Good Managers Do This

Good Managers Trust and Respect Their Employees
As Wayne Outlaw, author of Smart Staffing, rightly points out, “You can demand obedience because of your rank, but you have to earn trust and respect.” And the only way to accomplish that is to show trust and respect to your employees. Many bosses fail in this effort because of their need to micromanage. In particular, managers who are used to keeping tight reign on their projects, sometimes find it difficult to give their staff the freedom to succeed.

In one instance, a manager working for a major chemical company needed such a ridiculous level of control over his staff, that it caused a major disruption to the departmental workflow. This particular manager insisted that all of his engineers check in with him every hour so he could remain in constant contact with them. This boss would frequently interrupt his employees, demanding that they drop everything when he called them. Not surprisingly, turnover in his department was high.

Provide your employees with necessary information and support, but trust them to do their jobs successfully; no competent employee likes to be micromanaged when it’s not necessary. By being a guide rather than a dictator, your chances of retaining staff greatly increase.

Good Managers Mentor Their Employees
Your obvious duty as a mentor is to take an active interest in the professional development of your staff. Encourage them to take training classes, introduce them to potential allies in the company or chemical industry, and help them map out their own career paths. The easier you make it for employees to advance professionally, the more likely they’ll stay with your department or organization.

On a more general level, mentoring means putting the best interests of your employees above everything else—even if you have to question company policy occasionally. One manager asked for and received permission to give each member of his team a raise above the stated maximum because they had completed a critical project successfully. Such shows of support can dramatically increase your staff’s loyalty and retention rate.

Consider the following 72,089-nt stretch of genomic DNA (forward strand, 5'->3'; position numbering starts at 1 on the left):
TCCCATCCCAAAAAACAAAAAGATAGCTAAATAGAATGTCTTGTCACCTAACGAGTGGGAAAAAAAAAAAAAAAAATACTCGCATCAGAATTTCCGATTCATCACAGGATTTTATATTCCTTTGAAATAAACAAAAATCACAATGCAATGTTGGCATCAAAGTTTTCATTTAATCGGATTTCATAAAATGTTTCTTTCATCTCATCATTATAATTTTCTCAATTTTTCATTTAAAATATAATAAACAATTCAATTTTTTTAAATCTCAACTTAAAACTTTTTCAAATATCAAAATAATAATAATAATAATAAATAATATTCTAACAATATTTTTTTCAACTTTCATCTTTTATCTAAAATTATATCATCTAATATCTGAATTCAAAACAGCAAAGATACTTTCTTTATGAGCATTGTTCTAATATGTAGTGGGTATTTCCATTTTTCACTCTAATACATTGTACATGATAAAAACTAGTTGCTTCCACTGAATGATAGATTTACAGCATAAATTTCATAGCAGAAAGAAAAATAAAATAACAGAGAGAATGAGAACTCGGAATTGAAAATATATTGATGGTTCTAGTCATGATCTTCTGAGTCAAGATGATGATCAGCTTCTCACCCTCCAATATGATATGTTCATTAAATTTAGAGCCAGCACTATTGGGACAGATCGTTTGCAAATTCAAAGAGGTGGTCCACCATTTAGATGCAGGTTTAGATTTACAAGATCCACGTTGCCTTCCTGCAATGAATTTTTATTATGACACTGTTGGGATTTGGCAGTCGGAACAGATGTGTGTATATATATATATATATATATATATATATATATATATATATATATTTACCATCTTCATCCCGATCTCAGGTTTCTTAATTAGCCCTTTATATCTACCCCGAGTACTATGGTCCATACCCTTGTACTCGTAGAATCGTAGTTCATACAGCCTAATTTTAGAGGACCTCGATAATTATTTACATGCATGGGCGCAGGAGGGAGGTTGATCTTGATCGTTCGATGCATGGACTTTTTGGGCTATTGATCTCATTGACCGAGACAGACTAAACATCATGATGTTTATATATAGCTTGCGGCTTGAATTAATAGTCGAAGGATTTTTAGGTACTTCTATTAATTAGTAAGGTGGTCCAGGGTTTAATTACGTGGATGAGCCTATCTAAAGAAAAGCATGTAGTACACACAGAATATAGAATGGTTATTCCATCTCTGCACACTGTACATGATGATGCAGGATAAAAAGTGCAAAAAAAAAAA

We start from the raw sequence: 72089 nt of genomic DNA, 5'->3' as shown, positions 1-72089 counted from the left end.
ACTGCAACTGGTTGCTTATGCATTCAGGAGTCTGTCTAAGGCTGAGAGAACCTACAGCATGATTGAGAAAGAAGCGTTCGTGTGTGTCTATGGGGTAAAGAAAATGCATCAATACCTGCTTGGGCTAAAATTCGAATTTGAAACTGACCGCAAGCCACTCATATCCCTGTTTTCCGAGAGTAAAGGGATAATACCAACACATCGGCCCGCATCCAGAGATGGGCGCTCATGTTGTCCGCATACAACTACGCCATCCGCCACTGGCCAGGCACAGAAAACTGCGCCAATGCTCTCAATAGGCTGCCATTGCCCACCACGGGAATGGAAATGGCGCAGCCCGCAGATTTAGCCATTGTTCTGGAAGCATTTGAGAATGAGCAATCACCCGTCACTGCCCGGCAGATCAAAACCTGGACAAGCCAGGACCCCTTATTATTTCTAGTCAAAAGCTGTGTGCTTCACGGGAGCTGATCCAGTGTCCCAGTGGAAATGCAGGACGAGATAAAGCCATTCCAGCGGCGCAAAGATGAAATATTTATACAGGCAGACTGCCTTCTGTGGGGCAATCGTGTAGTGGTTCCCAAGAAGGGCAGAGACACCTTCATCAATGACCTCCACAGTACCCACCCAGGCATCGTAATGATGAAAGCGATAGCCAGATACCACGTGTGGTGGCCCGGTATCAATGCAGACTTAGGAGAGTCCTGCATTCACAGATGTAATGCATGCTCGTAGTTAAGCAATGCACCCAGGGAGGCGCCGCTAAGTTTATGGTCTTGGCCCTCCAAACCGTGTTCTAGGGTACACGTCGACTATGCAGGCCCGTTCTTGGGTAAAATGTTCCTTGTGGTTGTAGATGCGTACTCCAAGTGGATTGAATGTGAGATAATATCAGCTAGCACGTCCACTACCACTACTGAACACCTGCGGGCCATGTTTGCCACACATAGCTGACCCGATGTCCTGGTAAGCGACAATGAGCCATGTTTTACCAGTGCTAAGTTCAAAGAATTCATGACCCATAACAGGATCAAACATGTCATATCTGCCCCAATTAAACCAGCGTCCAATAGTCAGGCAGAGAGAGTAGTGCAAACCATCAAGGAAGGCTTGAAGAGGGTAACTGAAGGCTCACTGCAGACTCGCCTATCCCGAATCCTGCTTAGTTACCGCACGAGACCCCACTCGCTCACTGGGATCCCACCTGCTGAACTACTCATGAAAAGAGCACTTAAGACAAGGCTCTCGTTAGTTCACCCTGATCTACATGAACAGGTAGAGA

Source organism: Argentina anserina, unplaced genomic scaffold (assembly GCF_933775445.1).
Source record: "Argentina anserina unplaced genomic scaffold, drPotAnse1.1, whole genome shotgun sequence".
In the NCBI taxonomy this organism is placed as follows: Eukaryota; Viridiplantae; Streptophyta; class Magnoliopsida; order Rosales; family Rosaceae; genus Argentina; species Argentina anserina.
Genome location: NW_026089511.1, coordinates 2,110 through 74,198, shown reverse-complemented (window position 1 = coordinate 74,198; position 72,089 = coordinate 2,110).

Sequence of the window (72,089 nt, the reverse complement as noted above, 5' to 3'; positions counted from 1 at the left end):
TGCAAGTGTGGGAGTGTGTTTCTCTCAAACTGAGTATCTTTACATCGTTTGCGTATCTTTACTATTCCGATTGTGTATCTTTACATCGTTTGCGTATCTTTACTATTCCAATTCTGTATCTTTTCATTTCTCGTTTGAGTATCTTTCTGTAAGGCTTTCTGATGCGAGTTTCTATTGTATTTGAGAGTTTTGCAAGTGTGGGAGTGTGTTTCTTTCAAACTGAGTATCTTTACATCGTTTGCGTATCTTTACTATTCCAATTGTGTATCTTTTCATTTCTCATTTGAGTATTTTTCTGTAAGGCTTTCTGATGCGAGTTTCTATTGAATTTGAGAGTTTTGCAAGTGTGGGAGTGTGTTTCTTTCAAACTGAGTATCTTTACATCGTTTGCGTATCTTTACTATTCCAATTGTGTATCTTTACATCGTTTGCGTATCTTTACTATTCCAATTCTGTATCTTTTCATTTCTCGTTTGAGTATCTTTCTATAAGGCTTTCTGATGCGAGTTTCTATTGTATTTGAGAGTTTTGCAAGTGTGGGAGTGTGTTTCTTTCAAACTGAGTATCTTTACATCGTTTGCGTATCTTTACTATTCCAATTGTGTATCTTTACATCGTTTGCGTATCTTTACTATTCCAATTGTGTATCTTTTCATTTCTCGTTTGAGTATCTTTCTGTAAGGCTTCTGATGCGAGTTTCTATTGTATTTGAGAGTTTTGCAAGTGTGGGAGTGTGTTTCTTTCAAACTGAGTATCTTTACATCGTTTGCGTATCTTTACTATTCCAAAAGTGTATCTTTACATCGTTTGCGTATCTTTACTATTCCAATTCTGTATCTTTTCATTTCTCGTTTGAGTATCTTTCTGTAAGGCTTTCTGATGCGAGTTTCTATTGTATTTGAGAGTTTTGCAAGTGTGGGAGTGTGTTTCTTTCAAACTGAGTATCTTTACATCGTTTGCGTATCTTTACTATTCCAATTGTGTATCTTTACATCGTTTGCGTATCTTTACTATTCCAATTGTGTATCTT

Good Managers Care About Their Employees
If you view employees merely as workplace resources, you’ll always battle retention problems. It’s essential to support and value your staff as people, especially during times of personal crisis. The work/life balance is difficult under the best circumstances, but when an employee is dealing with situations like illness, death, or divorce, he or she needs to know you are an ally.

You may worry that people will use personal misfortunes as an excuse to take advantage of the company. But good employees have no desire to ruin their work reputations. The following story serves as a good example. Shortly after beginning a new job, one man learned that his mother was admitted to intensive care with a serious illness. His boss was completely sympathetic, encouraging the employee to come and go so he could see his mother during the short visiting hours. The employee never forgot this act of kindness, and 10 years later, he is still with the same boss. By giving employees sufficient latitude during troubled times, you can earn their commitment for the long term.

Good Managers Motivate Their Employees
Everyone can be motivated, just not in the same way. One employee works hard to be promoted, another for bigger bonuses, and yet another for the sense of accomplishment. You can provide perks ranging from recognition awards to achievement bonuses. Yet if these “benefits” are not valued by your staff, they’re worthless. Your challenge is to find out what motivates each individual, and then help him or her to attain that objective.

Communicate with your staff on a regular basis to find out what they want. One manager hands out index cards to team members at each quarterly review meeting. Employees then write down the workplace benefits they desire, as well as any issues that might cause them to leave. By collecting this information, he finds it easier to keep his staff content and productive.